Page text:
Friday, July 5, 2013
My First and Last Sheep Dog Trials
I don't remember why I became so obsessed about seeing sheep dog trials - possibly from watching the BBC program One Man and His Dog, but in the autumn of 1990 I drove to Waterloo for the Iowa Sheep Dog Association's 8th Annual Sheep Dog Trials. It was a cold, rainy day. The events were held in the National Cattle Congress arena.
It was fascinating to watch the dogs work, beginning with their sweep, collecting their three sheep and then herding them as the handler directed through a series of gates and eventually into a pen. Most handlers used whistle commands while a few still used the old voice commands, Away to me and Come by in addition to whistling.
I was determined to learn as much as I could during the one day competition. I had my camera with me and a notebook in which I was writing everything down. I asked questions of anyone willing to answer them. I know some people there thought I was a reporter. I wish.
I wanted a Border Collie puppy so bad. I talked with this young woman who had recently gotten her puppy. Seeing it made me want one even more. I'm not even really a 'dog' person, yet I still dream of having a Border Collie - it is the only dog I would even consider owning. Maybe it is my Scots ancestry coming out as their name comes from being developed in the border area between England and Scotland.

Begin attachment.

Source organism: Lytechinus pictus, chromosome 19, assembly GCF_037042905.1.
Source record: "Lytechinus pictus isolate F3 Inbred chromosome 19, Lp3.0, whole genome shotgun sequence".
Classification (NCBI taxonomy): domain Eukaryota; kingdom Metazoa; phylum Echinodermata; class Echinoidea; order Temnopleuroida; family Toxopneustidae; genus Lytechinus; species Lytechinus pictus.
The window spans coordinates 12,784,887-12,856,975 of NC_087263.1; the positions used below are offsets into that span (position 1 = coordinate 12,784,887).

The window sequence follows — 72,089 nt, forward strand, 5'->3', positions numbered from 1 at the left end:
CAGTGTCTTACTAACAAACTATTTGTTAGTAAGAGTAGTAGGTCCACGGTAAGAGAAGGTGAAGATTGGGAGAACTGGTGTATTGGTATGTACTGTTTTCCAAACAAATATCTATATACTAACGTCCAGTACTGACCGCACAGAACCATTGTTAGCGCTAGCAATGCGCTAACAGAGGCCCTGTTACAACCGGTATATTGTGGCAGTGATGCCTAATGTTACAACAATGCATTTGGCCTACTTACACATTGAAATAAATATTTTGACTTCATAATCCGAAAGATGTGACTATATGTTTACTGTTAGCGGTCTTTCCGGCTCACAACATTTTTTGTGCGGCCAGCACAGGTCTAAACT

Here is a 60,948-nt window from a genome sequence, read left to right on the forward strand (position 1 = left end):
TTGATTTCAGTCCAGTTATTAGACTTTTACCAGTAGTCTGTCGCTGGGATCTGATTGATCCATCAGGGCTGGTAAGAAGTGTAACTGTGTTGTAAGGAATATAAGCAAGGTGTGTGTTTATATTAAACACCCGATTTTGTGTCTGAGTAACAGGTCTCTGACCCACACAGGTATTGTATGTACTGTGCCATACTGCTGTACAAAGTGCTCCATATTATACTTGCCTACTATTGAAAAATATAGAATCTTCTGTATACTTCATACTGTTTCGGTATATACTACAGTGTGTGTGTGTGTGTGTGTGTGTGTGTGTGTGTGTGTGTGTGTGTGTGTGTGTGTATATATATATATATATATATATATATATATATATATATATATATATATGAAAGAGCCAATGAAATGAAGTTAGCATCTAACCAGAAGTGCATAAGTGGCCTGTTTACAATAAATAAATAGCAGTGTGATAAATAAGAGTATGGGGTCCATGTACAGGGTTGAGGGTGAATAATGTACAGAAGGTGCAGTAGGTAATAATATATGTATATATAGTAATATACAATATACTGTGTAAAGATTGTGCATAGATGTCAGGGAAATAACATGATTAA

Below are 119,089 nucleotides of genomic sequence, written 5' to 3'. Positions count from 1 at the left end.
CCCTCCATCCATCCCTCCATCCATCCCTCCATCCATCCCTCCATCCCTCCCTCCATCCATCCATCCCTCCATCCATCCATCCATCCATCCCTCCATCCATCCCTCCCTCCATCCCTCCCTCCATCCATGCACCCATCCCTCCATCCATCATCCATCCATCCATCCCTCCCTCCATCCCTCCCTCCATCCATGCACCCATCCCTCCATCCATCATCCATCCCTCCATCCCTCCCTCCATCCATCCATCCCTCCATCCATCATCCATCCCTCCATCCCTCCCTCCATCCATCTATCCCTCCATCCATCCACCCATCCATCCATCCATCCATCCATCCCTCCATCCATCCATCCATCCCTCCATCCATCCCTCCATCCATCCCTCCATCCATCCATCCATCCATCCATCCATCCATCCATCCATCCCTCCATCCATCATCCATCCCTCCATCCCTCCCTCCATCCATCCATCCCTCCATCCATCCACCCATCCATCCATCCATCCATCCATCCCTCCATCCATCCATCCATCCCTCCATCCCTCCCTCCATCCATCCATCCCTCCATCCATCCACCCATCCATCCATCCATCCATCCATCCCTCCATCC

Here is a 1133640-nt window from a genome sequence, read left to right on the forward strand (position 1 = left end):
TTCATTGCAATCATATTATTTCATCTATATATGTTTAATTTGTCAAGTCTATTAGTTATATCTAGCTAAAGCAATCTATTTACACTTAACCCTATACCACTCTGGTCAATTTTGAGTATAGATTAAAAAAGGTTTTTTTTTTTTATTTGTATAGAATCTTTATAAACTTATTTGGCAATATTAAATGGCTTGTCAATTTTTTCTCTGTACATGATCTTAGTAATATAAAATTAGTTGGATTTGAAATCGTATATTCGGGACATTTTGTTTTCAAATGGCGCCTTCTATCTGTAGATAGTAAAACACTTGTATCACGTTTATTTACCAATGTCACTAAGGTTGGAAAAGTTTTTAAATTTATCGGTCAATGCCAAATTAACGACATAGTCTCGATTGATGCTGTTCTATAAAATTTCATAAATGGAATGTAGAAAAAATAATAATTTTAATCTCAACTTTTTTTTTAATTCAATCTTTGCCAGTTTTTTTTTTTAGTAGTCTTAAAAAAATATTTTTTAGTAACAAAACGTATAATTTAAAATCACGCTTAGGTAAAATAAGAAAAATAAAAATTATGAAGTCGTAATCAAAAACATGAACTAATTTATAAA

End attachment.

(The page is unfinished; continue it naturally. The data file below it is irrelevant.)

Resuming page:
The last time I went to sheep dog trials was in June of 2009 in the little burg of Tingley, Iowa. The program announcement said the highlight of the evening would be the famous Ghost Riders - monkeys riding Border Collies while the dogs herded rams. That may have been the highlight for some, but for me watching the trial dogs work was the best part of the evening.
Another successful pen. Most herders use a cane or staff. Border Collies are considered to be one of the most intelligent of dog breeds. When we were still on the farm and I was seriously considering getting a dog, I had one located in an animal shelter in Lawrence, Kansas. Her name was Sophie. She was beautiful. Every day I would look at her on the rescue site and think, "Should I call them and if she's still available, drive down there?" Finally after about a week, she was adopted. I didn't have to worry about making the decision any longer. Of course then I kicked myself for not acting sooner.
There are different colors of Border Collies, but for me this is the only look I would want - black and white, but mostly black; a white strip from forehead to nose - but a narrow white strip and definitely brown eyes. It may be because our Nadette looked like this picture, though I think my prejudice started before we had her.
There were other sheep dog trials I after Waterloo and before Tingley, mostly at the Iowa State Fair. I hope there a few more for me to watch, I do love seeing those dogs work.